The two synthesizer scores that accompany the color version feel too modern for the material and too dated for the 21st century, leaving the more suitably whimsical piano accompaniment the preferable option. Méliès’s narration sounds suspiciously like a shooting script though. The orchestral score on the black and white version is by far the best music on the disc. The actors’ voice track is amusing, but might be a touch too Mystery Science Theater 3000 for some viewers.

Two lunar-centric shorts, “The Eclipse” (9 minutes) and “The Astronomer’s Dream” (3 minutes), complete the package with additional examples of Méliès’s camera-pausing magic tricks and utterly delightful two-dimensional props. The monstrous moon in “The Astronomer’s Dream” is easily as unforgettable as the iconic one in the main feature.

Monday, March 12, 2018

Review: Procol Harum's 'Still There'll Be More: An Anthology 1967-2017'

When it was released in 1992, the Jefferson Airplane Loves You box set included a little card with the write-in question to the effect of “What other band deserves a box set?” I wrote in “Procol Harum” and mailed it off to RCA/BMG Records even though Procol Harum was on A&M. But that’s just how hungry I was for a box set of Britain’s greatest soul/goth/prog combo. A few years later, A&M did, indeed, deliver a Procol Harum set, but it was essentially a repackaging of their first four albums with an extra disc of singles, a couple of outtakes and a few alternate takes. That ultimate Procol Harum-box set itch wasn’t quite scratched yet.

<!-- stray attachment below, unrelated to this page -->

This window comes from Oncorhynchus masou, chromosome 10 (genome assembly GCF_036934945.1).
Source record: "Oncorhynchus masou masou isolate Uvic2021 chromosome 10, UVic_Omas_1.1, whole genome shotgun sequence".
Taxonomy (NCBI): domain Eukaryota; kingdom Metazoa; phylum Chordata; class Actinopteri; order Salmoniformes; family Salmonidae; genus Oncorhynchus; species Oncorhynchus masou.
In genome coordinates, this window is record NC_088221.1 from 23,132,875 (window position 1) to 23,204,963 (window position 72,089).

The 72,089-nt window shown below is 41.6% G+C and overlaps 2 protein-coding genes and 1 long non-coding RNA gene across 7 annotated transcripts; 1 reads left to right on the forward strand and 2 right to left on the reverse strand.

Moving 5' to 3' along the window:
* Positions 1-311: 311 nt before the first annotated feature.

In recent years, the popularity of deluxe editions of individual albums has largely displaced the career-spanning box set, and Procol Harum has certainly gotten its due in that realm with Esoteric Recording’s expanded versions of the group’s first four albums, which seemingly have swept up every unreleased track and alternate mix from the group’s most fruitful years. So I’m not sure if I believe an old-fashioned career-spanning box set is as necessary as I did in 1992, but it’s still nice that one is finally arriving.